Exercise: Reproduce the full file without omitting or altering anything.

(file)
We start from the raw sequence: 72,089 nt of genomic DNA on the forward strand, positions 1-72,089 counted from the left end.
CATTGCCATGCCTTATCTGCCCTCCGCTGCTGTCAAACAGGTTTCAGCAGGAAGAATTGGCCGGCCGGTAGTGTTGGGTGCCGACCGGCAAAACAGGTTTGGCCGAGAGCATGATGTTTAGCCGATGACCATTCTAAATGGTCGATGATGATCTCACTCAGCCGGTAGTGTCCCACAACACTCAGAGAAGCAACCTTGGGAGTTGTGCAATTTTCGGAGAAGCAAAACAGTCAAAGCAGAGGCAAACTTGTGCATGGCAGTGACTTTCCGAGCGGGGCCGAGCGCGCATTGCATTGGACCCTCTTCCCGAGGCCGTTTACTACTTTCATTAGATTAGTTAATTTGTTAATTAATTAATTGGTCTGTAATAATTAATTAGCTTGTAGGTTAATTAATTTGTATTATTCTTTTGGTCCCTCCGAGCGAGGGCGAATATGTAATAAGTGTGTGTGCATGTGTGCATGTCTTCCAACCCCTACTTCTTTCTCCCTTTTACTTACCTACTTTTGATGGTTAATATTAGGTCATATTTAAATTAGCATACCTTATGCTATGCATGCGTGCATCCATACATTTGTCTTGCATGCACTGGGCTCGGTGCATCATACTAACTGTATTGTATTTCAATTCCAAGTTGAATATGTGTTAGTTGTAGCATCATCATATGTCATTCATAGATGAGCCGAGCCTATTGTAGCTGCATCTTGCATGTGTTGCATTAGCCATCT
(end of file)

We start from the raw sequence: 72,089 nt of genomic DNA on the forward strand, positions 1-72,089 counted from the left end.
CATTGCCATGCCTTATCTGCCCTCCGCTGCTGTCAAACAGGTTTCAGCAGGAAGAATTGGCCGGCCGGTAGTGTTGGGTGCCGACCGGCAAAACAGGTTTGGCCGAGAGCATGATGTTTAGCCGATGACCATTCTAAATGGTCGATGATGATCTCACTCAGCCGGTAGTGTCCCACAACACTCAGAGAAGCAACCTTGGGAGTTGTGCAATTTTCGGAGAAGCAAAACAGTCAAAGCAGAGGCAAACTTGTGCATGGCAGTGACTTTCCGAGCGGGGCCGAGCGCGCATTGCATTGGACCCTCTTCCCGAGGCCGTTTACTACTTTCATTAGATTAGTTAATTTGTTAATTAATTAATTGGTCTGTAATAATTAATTAGCTTGTAGGTTAATTAATTTGTATTATTCTTTTGGTCCCTCCGAGCGAGGGCGAATATGTAATAAGTGTGTGTGCATGTGTGCATGTCTTCCAACCCCTACTTCTTTCTCCCTTTTACTTACCTACTTTTGATGGTTAATATTAGGTCATATTTAAATTAGCATACCTTATGCTATGCATGCGTGCATCCATACATTTGTCTTGCATGCACTGGGCTCGGTGCATCATACTAACTGTATTGTATTTCAATTCCAAGTTGAATATGTGTTAGTTGTAGCATCATCATATGTCATTCATAGATGAGCCGAGCCTATTGTAGCTGCATCTTGCATGTGTTGCATTAGCCATCT